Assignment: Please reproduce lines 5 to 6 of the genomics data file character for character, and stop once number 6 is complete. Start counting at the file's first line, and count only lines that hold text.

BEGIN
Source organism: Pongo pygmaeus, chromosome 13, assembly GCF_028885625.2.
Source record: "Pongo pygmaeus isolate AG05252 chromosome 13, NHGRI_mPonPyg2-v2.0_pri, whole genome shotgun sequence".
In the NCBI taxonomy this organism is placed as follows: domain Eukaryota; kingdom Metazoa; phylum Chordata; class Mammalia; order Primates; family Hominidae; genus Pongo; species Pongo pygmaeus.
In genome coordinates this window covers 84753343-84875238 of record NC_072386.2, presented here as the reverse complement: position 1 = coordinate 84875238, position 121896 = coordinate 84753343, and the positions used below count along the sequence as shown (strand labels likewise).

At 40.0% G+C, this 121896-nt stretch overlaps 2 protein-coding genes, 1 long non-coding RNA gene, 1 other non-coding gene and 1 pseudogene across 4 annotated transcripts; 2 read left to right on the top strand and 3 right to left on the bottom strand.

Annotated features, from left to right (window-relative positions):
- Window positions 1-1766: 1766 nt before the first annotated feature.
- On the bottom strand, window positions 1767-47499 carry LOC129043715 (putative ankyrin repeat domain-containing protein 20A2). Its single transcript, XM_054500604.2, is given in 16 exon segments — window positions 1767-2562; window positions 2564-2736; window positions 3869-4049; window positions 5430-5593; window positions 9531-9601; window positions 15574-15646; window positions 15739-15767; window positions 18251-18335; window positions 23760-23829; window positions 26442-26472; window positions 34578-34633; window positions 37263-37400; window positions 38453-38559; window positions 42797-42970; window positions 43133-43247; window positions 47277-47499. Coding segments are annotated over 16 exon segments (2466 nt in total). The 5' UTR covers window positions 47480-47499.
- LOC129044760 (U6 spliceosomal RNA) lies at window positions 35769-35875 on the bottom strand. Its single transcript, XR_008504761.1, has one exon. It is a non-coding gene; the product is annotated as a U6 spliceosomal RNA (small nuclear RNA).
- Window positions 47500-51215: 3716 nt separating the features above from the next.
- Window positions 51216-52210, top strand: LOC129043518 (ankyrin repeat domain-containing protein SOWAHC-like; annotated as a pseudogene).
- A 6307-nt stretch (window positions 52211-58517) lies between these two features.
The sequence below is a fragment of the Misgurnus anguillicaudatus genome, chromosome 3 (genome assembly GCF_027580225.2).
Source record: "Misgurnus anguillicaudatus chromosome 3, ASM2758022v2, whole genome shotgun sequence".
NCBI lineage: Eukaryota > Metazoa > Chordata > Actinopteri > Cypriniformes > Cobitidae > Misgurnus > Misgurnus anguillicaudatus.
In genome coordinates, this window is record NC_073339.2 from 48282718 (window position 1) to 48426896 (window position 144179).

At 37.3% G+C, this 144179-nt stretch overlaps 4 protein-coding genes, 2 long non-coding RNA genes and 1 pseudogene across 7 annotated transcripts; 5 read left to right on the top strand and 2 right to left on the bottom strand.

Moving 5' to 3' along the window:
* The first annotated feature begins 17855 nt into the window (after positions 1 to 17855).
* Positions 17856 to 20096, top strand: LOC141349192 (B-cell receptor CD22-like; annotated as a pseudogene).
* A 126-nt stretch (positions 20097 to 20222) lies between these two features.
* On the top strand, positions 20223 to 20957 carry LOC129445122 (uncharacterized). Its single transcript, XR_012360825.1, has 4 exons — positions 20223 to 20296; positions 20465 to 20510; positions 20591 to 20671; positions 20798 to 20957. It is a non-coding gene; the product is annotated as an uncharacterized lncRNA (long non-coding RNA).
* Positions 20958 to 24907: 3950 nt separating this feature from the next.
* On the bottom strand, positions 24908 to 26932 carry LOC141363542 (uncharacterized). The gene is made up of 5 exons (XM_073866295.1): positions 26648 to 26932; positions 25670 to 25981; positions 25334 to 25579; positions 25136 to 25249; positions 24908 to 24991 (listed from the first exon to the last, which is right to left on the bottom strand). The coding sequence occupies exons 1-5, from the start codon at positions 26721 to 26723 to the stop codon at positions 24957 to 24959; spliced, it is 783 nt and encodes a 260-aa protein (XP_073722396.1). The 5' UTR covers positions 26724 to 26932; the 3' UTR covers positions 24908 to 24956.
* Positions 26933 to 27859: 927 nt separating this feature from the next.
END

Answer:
At 40.0% G+C, this 121896-nt stretch overlaps 2 protein-coding genes, 1 long non-coding RNA gene, 1 other non-coding gene and 1 pseudogene across 4 annotated transcripts; 2 read left to right on the top strand and 3 right to left on the bottom strand.

Annotated features, from left to right (window-relative positions):